Hidden behind the term "state secrets", Vietnam carries out lethal injections with an unknown cocktail of homemade drugs, while plans to build five new execution centres have stoked fears more deaths are to come.

In January 2008 the bloodied bodies of two well-liked young female postal workers were found in their office in the rural district of Long An in the Mekong Delta region of southern Vietnam.

One was knocked out with a cutting board and had her throat slit, the other was hit with a chair before suffering the same fate, police said.

Sixty-eight days later, recent college graduate Ho Duy Hai was brought in for questioning.

For six months, the family and lawyers were blocked from seeing the 23-year-old.

When they did, Hai had lost 9kg and was too scared to say anything more than "I'm in pain", his aunt Nguyen Thi Ruoi says.

Hai was given just two 15-minute sessions to speak to his legal team before trial.

At trial, as Hai proclaimed innocence, his defence pointed out dozens of prosecutorial mistakes and instances of police misconduct.

There was no physical evidence placing him at the scene and the so-called murder weapon had been bought at a nearby market after the murders had taken place, his lawyers said.

Nevertheless, Hai was sentenced to death on December 1, 2008.

Following tireless lobbying from Hai's family, a day before his scheduled execution in 2014 President Truong Tan Sang ordered a review.

The following year, then-deputy chair of the National Assembly's Judicial Committee, Le Thi Nga, found there were "serious violations" within the investigation and the court's ruling was inconsistent with evidence, the Vietnamese newspaper Nguoi Lao Dong reported.

Nevertheless, Hai remains on death row.

"He is from a poor family, his parents divorced when his sister was five years old so it would be easier to target him and make him a scapegoat," Mrs Ruoi said.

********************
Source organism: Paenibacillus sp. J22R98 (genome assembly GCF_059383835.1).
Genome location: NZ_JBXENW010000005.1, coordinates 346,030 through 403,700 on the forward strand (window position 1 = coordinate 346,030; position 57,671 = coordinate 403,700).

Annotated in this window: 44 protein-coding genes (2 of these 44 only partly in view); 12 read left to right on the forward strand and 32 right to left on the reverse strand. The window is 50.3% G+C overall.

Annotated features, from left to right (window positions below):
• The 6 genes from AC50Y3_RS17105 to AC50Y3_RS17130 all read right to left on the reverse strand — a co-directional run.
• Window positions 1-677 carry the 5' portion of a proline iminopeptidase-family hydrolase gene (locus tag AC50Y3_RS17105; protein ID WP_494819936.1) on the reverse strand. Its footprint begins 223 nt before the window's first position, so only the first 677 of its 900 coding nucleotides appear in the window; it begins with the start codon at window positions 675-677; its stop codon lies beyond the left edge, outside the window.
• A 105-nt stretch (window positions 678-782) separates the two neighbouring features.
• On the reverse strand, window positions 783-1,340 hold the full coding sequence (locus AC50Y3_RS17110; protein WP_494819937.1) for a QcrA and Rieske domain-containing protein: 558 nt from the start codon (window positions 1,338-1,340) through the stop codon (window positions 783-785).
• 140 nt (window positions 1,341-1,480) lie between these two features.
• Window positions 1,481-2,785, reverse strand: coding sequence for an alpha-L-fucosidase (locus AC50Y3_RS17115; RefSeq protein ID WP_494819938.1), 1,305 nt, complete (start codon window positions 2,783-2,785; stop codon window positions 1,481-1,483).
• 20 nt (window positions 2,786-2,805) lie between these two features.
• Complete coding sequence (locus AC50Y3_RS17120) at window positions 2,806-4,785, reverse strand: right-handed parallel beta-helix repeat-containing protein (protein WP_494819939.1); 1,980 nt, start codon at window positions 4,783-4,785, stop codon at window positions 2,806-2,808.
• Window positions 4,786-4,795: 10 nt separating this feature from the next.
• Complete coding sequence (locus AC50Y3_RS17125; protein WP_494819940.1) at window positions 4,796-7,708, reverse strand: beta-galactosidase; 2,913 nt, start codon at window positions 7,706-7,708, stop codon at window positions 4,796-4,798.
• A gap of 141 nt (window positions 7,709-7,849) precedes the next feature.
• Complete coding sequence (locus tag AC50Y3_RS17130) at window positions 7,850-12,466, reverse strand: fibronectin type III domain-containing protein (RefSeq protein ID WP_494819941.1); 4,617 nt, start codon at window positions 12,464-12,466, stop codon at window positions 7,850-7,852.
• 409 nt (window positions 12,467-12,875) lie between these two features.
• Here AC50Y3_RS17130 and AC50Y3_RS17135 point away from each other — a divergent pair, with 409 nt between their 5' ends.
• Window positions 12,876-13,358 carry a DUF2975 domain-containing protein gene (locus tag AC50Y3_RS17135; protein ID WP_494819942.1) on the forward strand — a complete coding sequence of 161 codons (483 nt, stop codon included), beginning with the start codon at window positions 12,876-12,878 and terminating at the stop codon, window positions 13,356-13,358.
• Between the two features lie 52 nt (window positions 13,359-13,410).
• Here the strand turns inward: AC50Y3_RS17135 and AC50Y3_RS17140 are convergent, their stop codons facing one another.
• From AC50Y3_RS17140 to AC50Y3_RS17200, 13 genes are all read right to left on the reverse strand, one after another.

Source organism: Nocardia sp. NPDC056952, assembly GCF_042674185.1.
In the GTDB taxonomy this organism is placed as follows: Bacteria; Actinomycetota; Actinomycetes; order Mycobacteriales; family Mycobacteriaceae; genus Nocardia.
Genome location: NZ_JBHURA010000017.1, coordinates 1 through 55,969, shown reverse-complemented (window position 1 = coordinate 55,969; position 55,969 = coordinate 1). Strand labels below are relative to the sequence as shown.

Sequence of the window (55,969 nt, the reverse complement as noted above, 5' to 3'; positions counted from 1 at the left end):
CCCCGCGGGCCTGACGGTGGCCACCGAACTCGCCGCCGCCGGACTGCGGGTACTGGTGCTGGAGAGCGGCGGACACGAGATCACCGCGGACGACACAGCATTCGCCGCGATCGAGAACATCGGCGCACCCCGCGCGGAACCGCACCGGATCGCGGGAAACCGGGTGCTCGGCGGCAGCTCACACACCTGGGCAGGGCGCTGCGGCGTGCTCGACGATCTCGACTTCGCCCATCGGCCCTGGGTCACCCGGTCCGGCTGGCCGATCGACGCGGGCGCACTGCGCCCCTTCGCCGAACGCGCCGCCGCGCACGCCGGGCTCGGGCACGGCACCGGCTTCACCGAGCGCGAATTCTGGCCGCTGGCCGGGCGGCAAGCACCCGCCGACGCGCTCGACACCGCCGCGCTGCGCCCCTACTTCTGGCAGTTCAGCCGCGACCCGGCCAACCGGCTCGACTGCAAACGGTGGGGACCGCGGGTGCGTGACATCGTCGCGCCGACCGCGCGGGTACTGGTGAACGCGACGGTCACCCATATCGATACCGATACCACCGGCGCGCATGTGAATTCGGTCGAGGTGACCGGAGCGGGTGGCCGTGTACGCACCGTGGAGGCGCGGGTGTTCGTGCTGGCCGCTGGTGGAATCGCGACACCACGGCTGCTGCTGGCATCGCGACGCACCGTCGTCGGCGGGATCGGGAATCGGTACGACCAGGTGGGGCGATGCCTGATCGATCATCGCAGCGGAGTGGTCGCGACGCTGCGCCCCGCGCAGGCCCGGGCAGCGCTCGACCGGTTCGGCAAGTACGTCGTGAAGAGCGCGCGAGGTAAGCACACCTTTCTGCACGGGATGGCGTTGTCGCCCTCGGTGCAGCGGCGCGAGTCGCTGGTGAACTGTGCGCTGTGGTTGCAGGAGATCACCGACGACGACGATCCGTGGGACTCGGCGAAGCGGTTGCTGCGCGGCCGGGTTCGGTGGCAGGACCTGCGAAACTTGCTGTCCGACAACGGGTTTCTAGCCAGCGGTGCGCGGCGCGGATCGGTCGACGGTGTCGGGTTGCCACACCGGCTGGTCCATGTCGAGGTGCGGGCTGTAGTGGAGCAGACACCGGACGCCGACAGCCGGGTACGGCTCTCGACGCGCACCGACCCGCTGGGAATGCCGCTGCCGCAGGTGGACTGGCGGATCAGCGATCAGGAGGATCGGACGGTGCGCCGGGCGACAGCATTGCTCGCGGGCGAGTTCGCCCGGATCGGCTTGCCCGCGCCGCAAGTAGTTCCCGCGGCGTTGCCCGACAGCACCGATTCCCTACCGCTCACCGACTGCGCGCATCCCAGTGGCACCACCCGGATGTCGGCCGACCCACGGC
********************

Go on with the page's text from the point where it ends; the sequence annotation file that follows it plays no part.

Long Trinh, activist and editor-in-chief of the legal affairs website Luat Khoa, said the case highlights the "most concerning" aspect of death row in Vietnam: courts "can put people on death row without any legal basis".

Vietnam continues to classify figures on the death penalty as state secrets.

What is known is that 18 offences still carry death - including drugs, murder and 'threats against national security'.

"On the basis of these vaguely worded national security provisions, Vietnam can kill people for expressing alternative political views," Vietnam Committee on Human Rights (VCHR) Vice President Penelope Faulkner said.

Organisations like hers have historically relied on monitoring local media to piece together what is going on.

A leaked government report from the Ministry of Public Security earlier this year revealed it was worse than feared.

According to the January 2017 report, 429 people had been executed between August 2013 and June 2016. As of July 2016, 681 people remained on death row.

No explanation was provided as to why people were executed.

In their annual report on the death penalty, Amnesty International last month placed Vietnam as the third largest executor in the world, behind China and Iran.

With overcrowded prisons, a government plan to build five new execution facilities and the creation of locally produced drugs for lethal injections, Ms Faulkner fears Vietnam's execution numbers are set to rise.

"There is no real information or control of these local poisons. The first time they were used on a person he took two hours to die," Ms Faulkner said.

Hope is what Hai's family clings to now.

Last year two men on death row, 80-year-old Tran Van Them after 43 years for murder and 57-year-old Han Duc Long cleared of murder and rape after spending 11 years on death row.

Numerous attempts to contact the Vietnam government have been made by AAP.

Australian Associated Press - May 26, 2017